The Miscegenation Ball

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The Ball.jpg

The text reads:

The Miscegenation Ball at the Headquarters of the Lincoln Central Campaign Club, Corner of Broadway and Twenty Third Street New York Sept. 22d. 1864 being a perfect fac simile of the room &c. &c. (From the New York World Sept. 23d. 1864). No sooner were the formal proceedings and speeches hurried through with, than the room was cleared for a "negro ball," which then and there took place! 

Some members of the "Central Lincoln Club" left the room before the mystical and circling rites of languishing glance and mazy dance commenced. But that Many remained is also true. This fact We Certify, "that on the floor during the progress of the ball were many of the accredited leaders of the Black Republican party, thus testifying their faith by works in the hall and headquarters of their political gathering. There were Republican Office-Holders, and prominent men of various degrees, and at least one Presidential Elector On The Republican Ticket.

The irony is painful. "The Black Republicans" was a slur constantly employed by "Peace Democrats," and seccessionists who charged that Lincoln's real aim was the subjugation of the "Southern race" under savage Africans, accompanied by mass miscegenation. In point of fact, arguably no group did more for the cause of miscegenation than "the Southern race." There's a reason the kid is red.

But the point is that this business of changing the subject--of appealing to white fears--is (in this country) as old as white racism itself. Better link here.
Misc.jpg

A better view of this one here. The text reads:

A black woman (left), "Miss Dinah, Arabella, Aramintha Squash," is presented by abolitionist senator Charles Sumner to President Lincoln. Lincoln bows and says, "I shall be proud to number among my intimate friends any member of the Squash family, especially the little Squashes." The woman responds, "Ise 'quainted wid Missus Linkum I is, washed for her 'fore de hebenly Miscegenation times was cum. Dont do nuffin now but gallevant 'round wid de white gemmen! . . . " 

A second mixed couple sit at a small table (center) eating ice cream. The black woman says, "Ah! Horace its-its-its bully 'specially de cream." Her companion, Republican editor Horace Greeley, answers, "Ah! my dear Miss Snowball we have at last reached our political and social Paradise. Isn't it extatic?" 

To the right a white woman embraces a black dandy, saying, "Oh! You dear creature. I am so agitated! Go and ask Pa." He replies, "Lubly Julia Anna, name de day, when Brodder Beecher [abolitionist clergyman Henry Ward Beecher] shall make us one!"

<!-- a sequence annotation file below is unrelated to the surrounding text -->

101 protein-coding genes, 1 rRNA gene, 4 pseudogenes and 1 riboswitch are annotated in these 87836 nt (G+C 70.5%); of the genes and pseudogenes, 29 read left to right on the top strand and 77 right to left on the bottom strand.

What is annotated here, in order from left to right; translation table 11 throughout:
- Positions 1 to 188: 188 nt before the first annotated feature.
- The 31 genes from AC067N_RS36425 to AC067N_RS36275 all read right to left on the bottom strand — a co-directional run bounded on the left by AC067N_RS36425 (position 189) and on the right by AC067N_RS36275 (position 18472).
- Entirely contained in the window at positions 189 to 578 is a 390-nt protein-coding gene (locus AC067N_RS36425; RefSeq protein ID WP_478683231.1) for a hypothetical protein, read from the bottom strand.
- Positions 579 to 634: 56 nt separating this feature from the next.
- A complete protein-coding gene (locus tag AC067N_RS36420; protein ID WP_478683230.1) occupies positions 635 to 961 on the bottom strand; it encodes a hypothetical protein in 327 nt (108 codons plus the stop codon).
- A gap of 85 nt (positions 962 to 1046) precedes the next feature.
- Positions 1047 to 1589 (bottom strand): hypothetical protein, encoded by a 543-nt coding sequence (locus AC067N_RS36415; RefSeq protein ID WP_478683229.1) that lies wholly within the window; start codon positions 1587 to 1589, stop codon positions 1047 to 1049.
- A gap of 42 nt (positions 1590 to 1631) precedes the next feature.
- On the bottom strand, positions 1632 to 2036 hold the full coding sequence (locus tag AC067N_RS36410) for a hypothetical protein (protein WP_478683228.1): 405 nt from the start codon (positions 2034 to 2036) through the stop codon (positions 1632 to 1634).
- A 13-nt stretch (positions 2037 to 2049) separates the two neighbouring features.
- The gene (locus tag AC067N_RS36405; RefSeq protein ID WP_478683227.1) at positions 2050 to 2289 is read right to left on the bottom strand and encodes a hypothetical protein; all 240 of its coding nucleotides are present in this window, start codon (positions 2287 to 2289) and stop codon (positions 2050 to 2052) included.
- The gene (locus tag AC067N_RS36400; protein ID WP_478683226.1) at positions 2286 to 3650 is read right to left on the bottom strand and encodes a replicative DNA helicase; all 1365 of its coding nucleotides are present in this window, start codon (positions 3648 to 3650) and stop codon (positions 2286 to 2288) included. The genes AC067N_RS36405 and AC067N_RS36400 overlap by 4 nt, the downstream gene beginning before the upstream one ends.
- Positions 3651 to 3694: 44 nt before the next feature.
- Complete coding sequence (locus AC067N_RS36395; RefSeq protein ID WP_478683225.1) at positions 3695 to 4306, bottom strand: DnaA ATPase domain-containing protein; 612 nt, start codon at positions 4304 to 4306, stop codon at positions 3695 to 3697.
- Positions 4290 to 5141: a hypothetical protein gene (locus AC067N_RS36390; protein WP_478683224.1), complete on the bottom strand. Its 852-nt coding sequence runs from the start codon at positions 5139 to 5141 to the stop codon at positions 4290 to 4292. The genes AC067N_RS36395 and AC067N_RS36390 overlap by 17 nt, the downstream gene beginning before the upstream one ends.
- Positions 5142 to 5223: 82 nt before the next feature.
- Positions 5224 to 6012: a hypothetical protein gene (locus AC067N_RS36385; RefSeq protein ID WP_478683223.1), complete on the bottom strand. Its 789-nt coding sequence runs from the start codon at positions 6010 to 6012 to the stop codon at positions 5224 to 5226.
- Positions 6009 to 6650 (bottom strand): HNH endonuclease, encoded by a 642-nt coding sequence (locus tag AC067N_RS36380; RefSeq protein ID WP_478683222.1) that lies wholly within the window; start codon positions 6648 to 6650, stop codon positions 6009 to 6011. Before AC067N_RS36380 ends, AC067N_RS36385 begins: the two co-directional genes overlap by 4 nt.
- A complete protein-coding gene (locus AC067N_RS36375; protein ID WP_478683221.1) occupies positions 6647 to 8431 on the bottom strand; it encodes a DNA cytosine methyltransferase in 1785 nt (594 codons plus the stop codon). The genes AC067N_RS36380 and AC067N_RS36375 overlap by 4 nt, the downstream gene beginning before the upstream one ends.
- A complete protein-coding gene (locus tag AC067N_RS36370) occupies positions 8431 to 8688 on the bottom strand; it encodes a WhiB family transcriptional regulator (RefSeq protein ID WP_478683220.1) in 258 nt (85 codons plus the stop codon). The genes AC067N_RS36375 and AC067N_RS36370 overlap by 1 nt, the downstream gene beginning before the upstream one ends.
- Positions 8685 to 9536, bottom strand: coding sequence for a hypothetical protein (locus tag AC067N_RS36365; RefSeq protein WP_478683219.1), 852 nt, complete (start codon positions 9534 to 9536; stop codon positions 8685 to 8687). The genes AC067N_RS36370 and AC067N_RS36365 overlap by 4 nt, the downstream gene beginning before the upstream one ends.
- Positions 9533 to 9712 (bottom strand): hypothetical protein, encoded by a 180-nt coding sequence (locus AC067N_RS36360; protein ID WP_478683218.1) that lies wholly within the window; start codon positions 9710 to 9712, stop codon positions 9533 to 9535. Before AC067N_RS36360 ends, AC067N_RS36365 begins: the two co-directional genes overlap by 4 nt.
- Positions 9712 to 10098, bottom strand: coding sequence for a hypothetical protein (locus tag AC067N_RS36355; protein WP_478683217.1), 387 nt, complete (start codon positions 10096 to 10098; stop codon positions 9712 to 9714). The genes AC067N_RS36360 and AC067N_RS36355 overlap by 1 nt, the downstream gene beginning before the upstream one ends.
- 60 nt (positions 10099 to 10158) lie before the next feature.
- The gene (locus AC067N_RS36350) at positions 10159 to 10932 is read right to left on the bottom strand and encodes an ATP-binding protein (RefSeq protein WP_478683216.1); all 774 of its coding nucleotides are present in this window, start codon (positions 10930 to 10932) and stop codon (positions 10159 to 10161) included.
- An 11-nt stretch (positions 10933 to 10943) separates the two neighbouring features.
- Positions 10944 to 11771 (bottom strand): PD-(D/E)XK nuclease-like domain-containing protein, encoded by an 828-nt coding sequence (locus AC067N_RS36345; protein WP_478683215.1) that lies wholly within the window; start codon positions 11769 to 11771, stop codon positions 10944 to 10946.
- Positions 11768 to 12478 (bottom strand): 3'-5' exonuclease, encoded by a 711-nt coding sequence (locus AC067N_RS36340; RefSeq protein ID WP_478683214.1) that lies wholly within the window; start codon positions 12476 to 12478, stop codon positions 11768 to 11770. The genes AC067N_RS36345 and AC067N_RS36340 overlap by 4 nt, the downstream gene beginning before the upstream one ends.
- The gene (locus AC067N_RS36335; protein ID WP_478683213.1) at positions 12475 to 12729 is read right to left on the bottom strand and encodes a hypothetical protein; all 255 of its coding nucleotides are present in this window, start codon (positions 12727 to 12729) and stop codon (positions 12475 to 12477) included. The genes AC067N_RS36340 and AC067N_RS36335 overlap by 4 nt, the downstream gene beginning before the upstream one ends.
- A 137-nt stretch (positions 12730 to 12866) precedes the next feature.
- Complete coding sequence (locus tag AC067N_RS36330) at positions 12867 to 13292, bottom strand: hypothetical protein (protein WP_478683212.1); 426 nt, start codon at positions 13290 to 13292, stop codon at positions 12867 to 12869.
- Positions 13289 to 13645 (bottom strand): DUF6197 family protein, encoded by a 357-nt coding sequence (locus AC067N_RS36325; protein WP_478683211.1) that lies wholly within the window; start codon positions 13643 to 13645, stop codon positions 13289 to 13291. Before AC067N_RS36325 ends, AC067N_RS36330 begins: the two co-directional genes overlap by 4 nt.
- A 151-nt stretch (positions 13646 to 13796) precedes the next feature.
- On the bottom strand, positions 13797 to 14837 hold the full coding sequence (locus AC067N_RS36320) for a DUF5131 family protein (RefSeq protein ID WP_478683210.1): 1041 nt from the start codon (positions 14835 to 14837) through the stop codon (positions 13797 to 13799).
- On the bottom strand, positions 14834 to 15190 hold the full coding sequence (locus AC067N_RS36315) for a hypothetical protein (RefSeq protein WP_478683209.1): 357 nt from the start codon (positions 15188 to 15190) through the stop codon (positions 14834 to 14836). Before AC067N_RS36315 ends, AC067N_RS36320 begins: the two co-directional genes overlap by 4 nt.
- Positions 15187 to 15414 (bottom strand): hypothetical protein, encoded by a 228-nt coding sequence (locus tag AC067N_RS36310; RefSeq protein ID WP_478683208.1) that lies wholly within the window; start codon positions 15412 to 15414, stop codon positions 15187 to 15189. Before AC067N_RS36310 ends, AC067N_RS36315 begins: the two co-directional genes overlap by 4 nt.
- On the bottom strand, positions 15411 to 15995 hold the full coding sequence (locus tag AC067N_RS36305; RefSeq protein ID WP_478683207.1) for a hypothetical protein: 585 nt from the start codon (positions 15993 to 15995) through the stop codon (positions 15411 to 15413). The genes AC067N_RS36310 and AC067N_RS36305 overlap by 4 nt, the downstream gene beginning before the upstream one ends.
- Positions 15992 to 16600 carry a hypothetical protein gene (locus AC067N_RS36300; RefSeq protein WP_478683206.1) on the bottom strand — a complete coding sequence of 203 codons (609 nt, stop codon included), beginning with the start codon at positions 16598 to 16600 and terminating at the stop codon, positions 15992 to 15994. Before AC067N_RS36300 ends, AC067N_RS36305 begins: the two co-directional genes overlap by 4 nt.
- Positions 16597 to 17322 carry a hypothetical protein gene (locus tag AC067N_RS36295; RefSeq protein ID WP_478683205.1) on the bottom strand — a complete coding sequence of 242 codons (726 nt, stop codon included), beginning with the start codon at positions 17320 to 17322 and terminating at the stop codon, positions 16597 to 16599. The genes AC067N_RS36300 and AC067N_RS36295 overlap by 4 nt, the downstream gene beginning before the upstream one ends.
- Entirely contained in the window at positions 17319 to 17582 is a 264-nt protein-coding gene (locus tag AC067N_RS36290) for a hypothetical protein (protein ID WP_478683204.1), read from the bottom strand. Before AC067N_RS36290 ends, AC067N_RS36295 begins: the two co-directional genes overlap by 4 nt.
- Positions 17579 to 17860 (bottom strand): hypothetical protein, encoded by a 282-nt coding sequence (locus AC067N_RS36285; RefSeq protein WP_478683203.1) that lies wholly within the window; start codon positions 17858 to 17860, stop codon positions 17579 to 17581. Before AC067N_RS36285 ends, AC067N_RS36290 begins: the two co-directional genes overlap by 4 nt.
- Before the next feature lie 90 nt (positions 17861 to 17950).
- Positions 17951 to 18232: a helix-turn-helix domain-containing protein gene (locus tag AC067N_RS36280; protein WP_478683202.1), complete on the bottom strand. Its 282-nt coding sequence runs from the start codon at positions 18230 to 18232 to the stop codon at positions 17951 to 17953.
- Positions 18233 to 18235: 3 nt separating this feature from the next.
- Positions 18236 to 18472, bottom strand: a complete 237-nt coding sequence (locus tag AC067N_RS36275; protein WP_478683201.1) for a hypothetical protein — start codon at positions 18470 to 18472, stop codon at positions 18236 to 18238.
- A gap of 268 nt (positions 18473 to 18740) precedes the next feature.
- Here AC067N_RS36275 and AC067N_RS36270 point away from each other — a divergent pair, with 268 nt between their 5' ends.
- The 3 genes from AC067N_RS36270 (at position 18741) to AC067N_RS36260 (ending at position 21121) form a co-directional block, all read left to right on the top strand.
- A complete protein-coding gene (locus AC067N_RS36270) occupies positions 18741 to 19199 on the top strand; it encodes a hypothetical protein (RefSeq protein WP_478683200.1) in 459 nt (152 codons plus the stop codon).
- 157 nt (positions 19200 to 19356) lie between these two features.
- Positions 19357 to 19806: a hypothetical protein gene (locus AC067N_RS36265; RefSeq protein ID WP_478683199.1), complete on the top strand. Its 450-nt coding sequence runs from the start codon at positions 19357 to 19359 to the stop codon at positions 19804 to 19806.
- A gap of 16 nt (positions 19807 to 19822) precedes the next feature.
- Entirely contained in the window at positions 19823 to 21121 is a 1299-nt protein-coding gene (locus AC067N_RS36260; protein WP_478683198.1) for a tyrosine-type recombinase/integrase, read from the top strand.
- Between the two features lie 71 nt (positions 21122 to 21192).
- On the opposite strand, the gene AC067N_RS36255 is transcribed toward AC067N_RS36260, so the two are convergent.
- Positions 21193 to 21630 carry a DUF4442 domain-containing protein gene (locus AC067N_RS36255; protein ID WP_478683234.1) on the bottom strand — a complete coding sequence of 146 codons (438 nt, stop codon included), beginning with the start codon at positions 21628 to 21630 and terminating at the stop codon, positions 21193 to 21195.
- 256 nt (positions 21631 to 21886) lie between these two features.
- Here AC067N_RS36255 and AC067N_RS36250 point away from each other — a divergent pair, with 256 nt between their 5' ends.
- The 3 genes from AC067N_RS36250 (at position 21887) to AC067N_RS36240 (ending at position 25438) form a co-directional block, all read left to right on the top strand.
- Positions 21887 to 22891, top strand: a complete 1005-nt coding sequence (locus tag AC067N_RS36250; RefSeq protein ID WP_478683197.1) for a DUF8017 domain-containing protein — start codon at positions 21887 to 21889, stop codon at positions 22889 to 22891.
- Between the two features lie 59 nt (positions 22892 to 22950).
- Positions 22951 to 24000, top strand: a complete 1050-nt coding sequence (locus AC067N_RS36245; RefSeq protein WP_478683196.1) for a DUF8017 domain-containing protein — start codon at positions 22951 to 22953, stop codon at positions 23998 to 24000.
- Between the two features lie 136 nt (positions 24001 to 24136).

At the far right a second white woman sits on the lap of a plump black man reminding him, "Adolphus, now you'll be sure to come to my lecture tomorrow night, wont you?" He assures her, "Ill be there Honey, on de front seat, sure!" 

A German onlooker (far right) remarks, "Mine Got. vat a guntry, vat a beebles!" A well-dressed man with a monocle exclaims, "Most hextwadinary! Aw neva witnessed the like in all me life, if I did dem me!" 

An Irishwoman pulls a carriage holding a black baby and complains, "And is it to drag naggur babies that I left old Ireland? Bad luck to me." 

In the center a Negro family rides in a carriage driven by a white man with two white footmen. The father lifts his hat and says, "Phillis de-ah dars Sumner. We must not cut him if he is walking." Their driver comments, "Gla-a-ang there 240s! White driver, white footmen, niggers inside, my heys! I wanted a sitiwation when I took this one."

They're still changing the subject, but the irony here is less painful--these racist fucks basically conjured Barack Obama up! My God. What's that old Chris Rock joke? Whatever you hate, that's what you'r kids will marry. Exactly what they feared happened. And then so much worse. 

All of these cartoons were drawn when the 1864 presidential election was in full swing. Lincoln had emancipated the slaves. There were black soldiers fighting and occupying the South. I don't know if in anyone election there's ever been more at stake.
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Ta-Nehisi Coates is a national correspondent at The Atlantic, where he writes about culture, politics, and social issues. He is the author of the memoir The Beautiful Struggle. More

Born in 1975, the product of two beautiful parents. Raised in West Baltimore -- not quite The Wire, but sometimes ill all the same. Studied at the Mecca for some years in the mid-'90s. Emerged with a purpose, if not a degree. Slowly migrated up the East Coast with a baby and my beloved, until I reached the shores of Harlem. Wrote some stuff along the way.

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